};

This is the code that makes JSONStrings iterable. When you attempt to loop through an object in a for…of loop, the JavaScript engine looks for an @@iterator method, and calls it to attempt to get an iterator.

There are a lot of functions which don't really do much in the above example, but they're not strictly needed. The below code would do the same and is a lot easier to understand, but I wouldn't recommend using it: it copies the @@iterator function into every instance of JSONStrings, which isn't great.

function JSONStrings(jsonStrings) {
    this['@@iterator'] = function () {
        var index = 0,
            iterator = {};

        iterator.next = function () {
            if (index >= jsonStrings.length) {
                return {done: true};
            } else {
                return {
                    value: JSON.parse(jsonStrings[index++]),
                    done: false
                };
            }
        };

        return iterator;
    };
}

#Generators

Generators are a new type of function that provide an easier way to build an iterator. They are similar to functions, but they provide a new keyword to use, yield. It is similar to return, but means that you can continue to execute the function afterwards—generator functions can have multiple entry and exit points. It's best to explain using an example:

function* count() {
    yield 1;
    yield 2;
    yield 3;
}

var counter = count();

counter.next(); // {value: 1, done: false}
counter.next(); // {value: 2, done: false}
counter.next(); // {value: 3, done: false}

counter.next(); // {done: true, value: undefined}

The .next() method posts everything yielded, and finally the return value (in this case, undefined).

You can use generators with for...of loops. Let's make a range() function to loop through numbers between a range:

function* range(start, end) {
    for (let i = start; i <= end; i++) {
        yield i;
    }
}

for (let i of range(5, 8)) {
    console.log(i);
}

That outputs the numbers 5 through 8, as expected. That example isn't especially useful, though: we could have just made a range() function to build and return an array of numbers between the start and end value, and then looped through them. Let's look at a better example.

Let's say we want to log the first 10 numbers in the fibonacci sequence to the console. To remain testable, we want the function to generate the fibonacci numbers and the code to log them to the console to remain seperate. Traditionally, we would return an array and then loop through that:

function fibonacci() {
    var [n, m] = [0, 1];
    var arr = [];

    for (let i = 0; i < 10; i++) {
        arr.push(n);
        [n, m] = [m, m + n];
    }

    return arr;
}

var arr = fibonacci();

for (let i = 0; i < arr.length; i++) {
    console.log(arr[i]);
}

I've kept some Harmony syntax in (imagine what it would be like without the destructuring assignments), but it doesn't use generators.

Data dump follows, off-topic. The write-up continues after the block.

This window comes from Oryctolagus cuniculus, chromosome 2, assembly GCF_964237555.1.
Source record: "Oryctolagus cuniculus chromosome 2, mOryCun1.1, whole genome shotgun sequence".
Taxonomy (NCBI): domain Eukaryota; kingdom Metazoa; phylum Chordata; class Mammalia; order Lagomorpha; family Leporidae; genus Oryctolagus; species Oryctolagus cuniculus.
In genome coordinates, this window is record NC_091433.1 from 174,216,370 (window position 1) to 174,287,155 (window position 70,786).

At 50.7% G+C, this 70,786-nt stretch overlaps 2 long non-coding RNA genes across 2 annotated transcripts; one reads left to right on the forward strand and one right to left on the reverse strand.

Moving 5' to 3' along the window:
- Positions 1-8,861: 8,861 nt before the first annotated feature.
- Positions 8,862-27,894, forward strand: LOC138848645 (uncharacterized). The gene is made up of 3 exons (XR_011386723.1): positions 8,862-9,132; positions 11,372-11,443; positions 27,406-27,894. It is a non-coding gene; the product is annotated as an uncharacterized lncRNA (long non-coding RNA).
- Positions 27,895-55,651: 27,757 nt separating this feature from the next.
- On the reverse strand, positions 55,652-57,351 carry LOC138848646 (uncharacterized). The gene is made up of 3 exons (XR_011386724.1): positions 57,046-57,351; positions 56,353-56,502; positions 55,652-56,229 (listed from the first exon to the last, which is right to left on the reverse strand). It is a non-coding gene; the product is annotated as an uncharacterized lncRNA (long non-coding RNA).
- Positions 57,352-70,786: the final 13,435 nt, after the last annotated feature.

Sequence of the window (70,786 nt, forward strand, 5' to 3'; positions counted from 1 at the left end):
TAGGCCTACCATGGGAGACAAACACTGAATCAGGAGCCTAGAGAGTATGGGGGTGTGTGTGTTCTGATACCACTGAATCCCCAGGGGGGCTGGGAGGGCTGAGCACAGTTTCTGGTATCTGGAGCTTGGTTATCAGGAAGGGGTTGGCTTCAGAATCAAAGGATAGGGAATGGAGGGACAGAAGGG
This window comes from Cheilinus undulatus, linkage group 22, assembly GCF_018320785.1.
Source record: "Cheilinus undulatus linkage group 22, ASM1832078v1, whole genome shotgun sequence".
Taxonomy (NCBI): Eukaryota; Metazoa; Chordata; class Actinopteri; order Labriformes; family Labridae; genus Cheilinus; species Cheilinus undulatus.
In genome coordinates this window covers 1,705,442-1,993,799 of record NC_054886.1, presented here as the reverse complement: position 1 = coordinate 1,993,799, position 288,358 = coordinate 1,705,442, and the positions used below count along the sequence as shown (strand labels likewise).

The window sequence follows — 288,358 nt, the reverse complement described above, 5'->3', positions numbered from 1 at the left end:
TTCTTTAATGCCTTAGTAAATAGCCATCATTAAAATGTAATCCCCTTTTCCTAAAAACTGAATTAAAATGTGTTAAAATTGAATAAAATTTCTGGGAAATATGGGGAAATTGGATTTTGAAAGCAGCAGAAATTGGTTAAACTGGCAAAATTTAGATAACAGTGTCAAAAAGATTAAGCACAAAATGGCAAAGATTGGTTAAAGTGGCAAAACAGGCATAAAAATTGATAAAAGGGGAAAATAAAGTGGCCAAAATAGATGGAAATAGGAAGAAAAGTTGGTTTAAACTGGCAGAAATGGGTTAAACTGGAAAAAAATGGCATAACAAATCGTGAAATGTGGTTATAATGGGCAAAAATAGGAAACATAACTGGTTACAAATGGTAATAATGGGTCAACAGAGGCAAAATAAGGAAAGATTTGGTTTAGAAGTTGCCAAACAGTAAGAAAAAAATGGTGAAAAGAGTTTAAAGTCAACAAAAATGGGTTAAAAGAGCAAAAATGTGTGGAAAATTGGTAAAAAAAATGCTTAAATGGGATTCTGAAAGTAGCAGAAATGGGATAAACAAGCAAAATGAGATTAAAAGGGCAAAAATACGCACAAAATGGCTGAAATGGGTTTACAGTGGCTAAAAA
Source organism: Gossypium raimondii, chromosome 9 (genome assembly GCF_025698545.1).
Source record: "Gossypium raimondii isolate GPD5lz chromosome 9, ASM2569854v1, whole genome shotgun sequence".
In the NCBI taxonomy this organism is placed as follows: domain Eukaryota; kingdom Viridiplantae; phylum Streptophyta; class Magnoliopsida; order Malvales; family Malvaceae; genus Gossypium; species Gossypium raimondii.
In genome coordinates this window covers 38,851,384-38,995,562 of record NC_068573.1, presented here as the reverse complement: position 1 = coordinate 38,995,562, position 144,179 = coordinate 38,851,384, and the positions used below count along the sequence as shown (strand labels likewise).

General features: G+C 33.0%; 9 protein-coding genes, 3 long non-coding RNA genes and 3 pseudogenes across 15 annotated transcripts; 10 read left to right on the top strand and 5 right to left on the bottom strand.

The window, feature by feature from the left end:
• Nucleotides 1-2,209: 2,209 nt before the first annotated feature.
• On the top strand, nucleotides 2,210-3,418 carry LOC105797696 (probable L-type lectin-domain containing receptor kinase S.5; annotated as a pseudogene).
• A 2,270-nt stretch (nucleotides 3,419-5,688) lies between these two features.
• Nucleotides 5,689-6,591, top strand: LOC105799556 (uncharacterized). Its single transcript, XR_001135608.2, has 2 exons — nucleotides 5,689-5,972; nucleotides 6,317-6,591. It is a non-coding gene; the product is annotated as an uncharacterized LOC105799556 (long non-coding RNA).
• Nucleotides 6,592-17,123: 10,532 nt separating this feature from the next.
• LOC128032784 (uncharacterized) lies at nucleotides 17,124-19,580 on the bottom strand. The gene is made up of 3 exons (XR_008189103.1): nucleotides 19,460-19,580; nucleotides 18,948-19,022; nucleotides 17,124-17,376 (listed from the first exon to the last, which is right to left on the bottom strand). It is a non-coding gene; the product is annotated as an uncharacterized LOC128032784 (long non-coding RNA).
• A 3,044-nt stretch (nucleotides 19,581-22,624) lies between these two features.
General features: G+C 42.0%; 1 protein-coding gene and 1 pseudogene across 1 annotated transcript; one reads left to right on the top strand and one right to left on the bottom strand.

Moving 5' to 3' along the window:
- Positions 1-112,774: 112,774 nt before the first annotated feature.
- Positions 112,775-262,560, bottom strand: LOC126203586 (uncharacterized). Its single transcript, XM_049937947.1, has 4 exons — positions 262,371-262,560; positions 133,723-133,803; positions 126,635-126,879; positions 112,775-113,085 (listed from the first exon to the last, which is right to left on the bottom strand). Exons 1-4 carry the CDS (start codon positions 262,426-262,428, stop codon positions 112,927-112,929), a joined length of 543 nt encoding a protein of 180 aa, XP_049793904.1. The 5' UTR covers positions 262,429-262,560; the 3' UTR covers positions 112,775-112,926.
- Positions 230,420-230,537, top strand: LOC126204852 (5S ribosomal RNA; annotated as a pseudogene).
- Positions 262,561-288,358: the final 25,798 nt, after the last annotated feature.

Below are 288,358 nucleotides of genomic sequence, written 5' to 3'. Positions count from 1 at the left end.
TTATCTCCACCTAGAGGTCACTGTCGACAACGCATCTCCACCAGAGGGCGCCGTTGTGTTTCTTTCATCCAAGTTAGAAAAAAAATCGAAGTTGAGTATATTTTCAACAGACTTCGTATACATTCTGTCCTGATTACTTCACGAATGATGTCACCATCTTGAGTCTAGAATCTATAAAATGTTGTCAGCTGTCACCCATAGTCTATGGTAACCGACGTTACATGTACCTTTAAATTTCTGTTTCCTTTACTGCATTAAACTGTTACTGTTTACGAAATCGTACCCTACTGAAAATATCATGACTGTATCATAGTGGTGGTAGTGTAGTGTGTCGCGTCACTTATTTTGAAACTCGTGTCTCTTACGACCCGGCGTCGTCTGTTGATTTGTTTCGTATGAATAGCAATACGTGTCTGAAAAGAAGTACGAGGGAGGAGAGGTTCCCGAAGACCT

The following code does the same thing as the code above, but it uses a generator:

function* fibonacciGenerator() {
    var [n, m] = [0, 1];

    while (true) {
        yield n;
        [n, m] = [m, m + n];
    }
}

var fibonacci = fibonacciGenerator();

for (let i = 0; i < 10; i++) {
    console.log(fibonacci.next().value)
}

It's not that much different. This new generator is much better than using the function we had before, though. Before, the fibonacci function was returning an array of ten numbers, meaning that we were coupling our fibonacci number generation logic with our "we only want ten numbers" logic. This doesn't allow us to easily reuse this function—what if we want the first fifty? What if we want all fibonacci numbers below one million? A generator will carry on returning bigger numbers while we ask for them, so we can use this generator for any of the above cases. To log all fibonacci numbers less than 150 to the console, we can use the following:

var fibonacci = fibonacciGenerator();
while ((next = fibonacci.next().value) < 150) {
    console.log(next);
}

Or using a for...of loop:

for (let i of fibonacciGenerator()) {
    if (i > 150) {
        break;
    }

    console.log(i);
}

To do that with our original fibonacci function which returns an array, we'd have to guess the number of elements we wanted (and adjust the function accordingly), or write an entirely new function.

#A quick summary

for…of loops can be used to loop through arrays, array-like objects like arguments and NodeLists, and generators. Unlike for…in loops, it will not loop through properties.

for (let i of ['one', 'two', 'three']) {
    console.log(i); // "one", then "two", then "three"
}

Iterators create a nice way to loop through objects one at a time using a for…of loop.

function NumberIterator(arr) {
    this['@@iterator'] = function () {
        var index = 0;

        return {
            next: function () {
                if (index >= arr.length) {
                    return {done: true};
                } else {
                    return {
                        value: parseInt(arr[index++]),
                        done: false
                    }
                }
            }
        }
    };
}

for (let i of new NumberIterator([1, 2, "3"])) {
    console.log(i);
}

You can create iterators on your objects by adding an @@iterator method to the object (either directly or onto a prototype) which returns an object with a .next() method, which in turn returns an object with done and value properties.

Generators provide an easy way to create iterators and functions with multiple exit and entry points, allowing us to decouple non-function logic from functions and make code easier to reuse and better for testing. The following code will output the first twenty fibonacci numbers, and then all the fibonacci numbers below 150.

function* fibonacciGenerator() {
    var [n, m] = [0, 1];

    while (true) {
        yield n;
        [n, m] = [m, m + n];
    }
}

var fibonacci = fibonacciGenerator();
for (let i = 0; i < 10; i++) {
    console.log(fibonacci.next().value)
}

for (let i of fibonacciGenerator()) {
    if (i > 150) {
        break;
    }

    console.log(i);
}